One of our ANGAIR members had an interesting experience recently.
She wrote the following account: ‘One late afternoon in July, while walking in my garden I heard a frantic chirping sound. Really puzzled, because it wasn’t quite like a baby bird squawking, I noticed two currawongs flying at a Hardenbergia creeper on the fence. There inside was an exquisite baby Ringtail Possum. We presume it had fallen out of a nesting box high above in a messmate. He fitted inside my hand, and after wrapping him up warmly, we took him to animal carers Robyn and Ian from the Surf Coast Wildlife Shelters Group. The little possum is now doing well and putting on weight.”
A resident of Aireys Inlet commented that he had seen an unusually large number of Eastern Spinebills in a group near Ted’s Track. He said that it’s not the first time he has noticed this species in such numbers. The reason, it appears, is that these birds gather wherever there is an abundance of nectar bearing plants, particularly Correas and Banksias, which are flowering now, and would have been abundant throughout the area near Ted’s Track.
After the seemingly long, cold winter, it is so nice to see signs of spring. I was watching a small bird, which I think was a White-browed Scrub Wren. I couldn’t see it clearly enough to be definite, as it was partially obscured in the foliage. However it held some feather down in its bill, which would be used as lining for a nest, which must be somewhere nearby.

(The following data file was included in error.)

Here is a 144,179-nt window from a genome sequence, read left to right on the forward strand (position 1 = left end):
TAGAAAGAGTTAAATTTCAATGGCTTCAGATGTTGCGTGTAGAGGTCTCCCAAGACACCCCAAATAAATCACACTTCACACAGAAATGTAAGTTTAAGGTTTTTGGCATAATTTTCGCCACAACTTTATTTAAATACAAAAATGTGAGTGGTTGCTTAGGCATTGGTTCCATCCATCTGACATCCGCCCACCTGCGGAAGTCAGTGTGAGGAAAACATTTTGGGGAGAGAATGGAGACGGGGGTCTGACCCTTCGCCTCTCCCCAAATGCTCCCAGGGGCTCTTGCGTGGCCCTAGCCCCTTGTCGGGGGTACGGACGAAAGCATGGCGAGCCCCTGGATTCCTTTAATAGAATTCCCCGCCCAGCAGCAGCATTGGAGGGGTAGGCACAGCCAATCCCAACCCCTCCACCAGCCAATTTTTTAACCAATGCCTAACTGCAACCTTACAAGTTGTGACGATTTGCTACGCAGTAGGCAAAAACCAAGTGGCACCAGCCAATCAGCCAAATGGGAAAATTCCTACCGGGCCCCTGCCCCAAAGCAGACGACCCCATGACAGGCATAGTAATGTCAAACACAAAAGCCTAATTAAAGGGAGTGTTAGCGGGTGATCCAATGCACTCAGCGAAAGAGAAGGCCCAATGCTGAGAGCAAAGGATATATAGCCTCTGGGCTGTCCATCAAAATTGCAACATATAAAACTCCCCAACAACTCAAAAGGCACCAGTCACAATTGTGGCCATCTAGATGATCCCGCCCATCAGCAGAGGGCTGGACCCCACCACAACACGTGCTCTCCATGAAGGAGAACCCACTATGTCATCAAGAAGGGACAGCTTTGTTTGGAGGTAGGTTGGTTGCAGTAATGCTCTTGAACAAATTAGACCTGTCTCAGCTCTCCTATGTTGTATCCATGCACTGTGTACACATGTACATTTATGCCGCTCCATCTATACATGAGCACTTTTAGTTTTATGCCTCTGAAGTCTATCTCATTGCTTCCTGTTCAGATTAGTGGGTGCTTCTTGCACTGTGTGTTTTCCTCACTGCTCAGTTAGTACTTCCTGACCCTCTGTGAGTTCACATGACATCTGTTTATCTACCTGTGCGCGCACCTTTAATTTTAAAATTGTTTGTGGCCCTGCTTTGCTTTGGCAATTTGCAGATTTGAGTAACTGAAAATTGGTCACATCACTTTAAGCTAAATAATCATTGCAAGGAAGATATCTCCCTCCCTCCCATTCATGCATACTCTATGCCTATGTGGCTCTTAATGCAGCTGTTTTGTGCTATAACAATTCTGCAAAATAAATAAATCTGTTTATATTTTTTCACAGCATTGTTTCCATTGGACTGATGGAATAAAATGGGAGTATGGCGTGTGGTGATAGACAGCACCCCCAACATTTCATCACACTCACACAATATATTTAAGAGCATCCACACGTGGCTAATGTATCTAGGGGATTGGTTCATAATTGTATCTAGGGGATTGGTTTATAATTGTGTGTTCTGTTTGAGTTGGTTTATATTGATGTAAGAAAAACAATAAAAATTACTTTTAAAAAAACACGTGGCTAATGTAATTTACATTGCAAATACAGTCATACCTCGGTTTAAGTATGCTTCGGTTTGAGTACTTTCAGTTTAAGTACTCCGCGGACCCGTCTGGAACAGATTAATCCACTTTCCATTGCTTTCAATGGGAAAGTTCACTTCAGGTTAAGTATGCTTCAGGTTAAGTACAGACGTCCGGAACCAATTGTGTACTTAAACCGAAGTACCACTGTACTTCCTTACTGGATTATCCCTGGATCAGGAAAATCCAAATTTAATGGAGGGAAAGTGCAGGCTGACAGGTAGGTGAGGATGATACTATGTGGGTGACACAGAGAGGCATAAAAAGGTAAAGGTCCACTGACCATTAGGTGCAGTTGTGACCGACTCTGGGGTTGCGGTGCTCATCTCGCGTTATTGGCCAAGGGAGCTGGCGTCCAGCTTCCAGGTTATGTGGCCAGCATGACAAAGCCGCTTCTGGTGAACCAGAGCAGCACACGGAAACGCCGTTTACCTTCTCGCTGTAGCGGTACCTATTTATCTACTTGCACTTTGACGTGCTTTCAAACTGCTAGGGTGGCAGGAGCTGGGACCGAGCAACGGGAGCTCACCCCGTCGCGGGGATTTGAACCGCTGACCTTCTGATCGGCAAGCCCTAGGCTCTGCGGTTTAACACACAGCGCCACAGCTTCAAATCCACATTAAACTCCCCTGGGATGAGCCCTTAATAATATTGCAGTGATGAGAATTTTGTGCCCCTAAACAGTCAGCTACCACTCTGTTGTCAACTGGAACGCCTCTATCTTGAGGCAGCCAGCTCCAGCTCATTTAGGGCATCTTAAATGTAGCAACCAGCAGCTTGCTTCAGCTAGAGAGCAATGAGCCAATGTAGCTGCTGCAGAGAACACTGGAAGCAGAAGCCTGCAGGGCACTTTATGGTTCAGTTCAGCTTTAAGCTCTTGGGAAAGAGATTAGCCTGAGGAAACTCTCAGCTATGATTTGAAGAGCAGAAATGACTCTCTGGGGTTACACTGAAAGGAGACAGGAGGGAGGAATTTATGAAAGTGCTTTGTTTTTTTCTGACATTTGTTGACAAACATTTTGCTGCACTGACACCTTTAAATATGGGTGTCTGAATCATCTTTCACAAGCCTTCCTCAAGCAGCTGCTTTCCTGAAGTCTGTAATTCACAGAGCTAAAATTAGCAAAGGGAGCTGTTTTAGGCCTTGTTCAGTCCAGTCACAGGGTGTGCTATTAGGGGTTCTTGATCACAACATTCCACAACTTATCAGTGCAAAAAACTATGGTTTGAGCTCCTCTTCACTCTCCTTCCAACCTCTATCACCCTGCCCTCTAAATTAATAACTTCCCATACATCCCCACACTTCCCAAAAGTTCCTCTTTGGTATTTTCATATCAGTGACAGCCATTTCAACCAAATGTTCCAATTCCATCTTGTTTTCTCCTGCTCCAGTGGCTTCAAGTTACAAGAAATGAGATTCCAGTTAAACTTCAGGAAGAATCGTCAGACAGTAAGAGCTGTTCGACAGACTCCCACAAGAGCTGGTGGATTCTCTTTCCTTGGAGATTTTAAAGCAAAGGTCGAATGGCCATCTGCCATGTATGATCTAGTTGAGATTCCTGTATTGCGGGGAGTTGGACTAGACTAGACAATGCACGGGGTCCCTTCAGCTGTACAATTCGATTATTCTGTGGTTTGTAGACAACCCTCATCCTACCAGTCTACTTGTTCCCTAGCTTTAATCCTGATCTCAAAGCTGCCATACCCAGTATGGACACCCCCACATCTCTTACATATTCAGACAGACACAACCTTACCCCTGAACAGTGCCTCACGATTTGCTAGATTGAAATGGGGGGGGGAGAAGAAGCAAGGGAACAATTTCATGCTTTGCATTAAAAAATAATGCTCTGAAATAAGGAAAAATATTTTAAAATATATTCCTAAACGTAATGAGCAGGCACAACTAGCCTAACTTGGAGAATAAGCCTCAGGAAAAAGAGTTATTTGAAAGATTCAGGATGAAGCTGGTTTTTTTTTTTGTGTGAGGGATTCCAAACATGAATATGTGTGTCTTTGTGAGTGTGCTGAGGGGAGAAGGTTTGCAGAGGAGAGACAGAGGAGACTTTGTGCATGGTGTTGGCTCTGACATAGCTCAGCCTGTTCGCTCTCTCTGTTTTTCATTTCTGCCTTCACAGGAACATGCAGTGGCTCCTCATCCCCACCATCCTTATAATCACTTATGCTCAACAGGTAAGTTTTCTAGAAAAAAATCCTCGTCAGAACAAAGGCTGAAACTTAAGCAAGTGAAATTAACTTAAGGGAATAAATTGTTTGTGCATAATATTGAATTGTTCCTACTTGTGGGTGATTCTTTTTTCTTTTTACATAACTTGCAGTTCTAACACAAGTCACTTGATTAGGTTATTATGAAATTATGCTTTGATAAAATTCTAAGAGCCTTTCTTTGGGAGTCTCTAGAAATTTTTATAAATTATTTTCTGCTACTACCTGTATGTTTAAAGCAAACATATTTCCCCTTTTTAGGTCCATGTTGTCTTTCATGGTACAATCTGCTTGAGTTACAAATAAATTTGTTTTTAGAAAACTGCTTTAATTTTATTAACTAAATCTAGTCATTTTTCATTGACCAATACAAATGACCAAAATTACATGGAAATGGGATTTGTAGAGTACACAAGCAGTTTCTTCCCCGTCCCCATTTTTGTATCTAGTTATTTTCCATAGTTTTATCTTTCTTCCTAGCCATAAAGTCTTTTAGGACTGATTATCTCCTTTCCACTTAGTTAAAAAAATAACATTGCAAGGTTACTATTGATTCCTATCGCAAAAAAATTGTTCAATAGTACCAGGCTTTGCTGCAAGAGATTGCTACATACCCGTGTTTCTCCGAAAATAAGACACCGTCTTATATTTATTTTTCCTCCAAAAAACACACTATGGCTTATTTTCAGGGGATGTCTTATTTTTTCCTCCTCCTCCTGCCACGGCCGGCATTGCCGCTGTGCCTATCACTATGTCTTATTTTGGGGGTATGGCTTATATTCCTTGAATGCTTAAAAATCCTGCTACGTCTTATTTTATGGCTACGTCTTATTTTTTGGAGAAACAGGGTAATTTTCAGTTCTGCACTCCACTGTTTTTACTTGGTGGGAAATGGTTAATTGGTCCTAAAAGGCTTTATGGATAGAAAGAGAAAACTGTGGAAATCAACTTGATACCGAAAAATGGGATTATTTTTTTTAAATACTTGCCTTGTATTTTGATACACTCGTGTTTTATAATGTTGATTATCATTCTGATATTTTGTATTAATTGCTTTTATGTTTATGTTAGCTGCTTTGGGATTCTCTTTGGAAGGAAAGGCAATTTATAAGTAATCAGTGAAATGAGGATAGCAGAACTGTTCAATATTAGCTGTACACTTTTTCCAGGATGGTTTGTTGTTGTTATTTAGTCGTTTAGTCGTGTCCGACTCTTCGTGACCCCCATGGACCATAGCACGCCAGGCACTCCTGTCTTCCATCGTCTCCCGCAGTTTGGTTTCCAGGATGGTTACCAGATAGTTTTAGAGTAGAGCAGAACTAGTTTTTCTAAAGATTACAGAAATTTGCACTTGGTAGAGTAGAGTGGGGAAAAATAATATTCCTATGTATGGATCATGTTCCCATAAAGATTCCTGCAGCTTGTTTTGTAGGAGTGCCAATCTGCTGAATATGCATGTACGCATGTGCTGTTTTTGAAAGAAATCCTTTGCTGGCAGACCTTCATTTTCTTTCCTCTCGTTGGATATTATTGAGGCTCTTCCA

One of the Parks Victoria Rangers reported seeing a sub-adult Sea Eagle at Cathedral Rock. He believed it would probably be a second or third year bird. It takes four years for White-bellied Sea Eagles to achieve their grey and white, adult plumage.
It has been a good year for whale sightings, with mainly Southern Right Whales observed moving along our coastline. A group of three were spotted at Moggs Creek moving towards Fairhaven. The barnacles could be clearly seen on the head of one of the whales as they rolled and breached, quite close to the shore.
Southern Right Whales
Freesia refracta and Freesia alba X F. leichtlinii are declared weeds in the Surf Coast Shire because they spread easily and threaten to invade bushland. Freesias are perennial herbs that die back in summer and produce new foliage in winter. The highly fragrant trumpet-shaped flowers appearing in spring are white to cream and pink with yellow markings, shaded purple on outer surface. Each plant has at least two corms, one below the other, thus requiring deep digging to remove them.
More details about how to control this weed can be found in the archive of Weeds of the Month.
There are a number of wonderful local Friends Groups that provide ANGAIR members and the community with opportunities for involvement.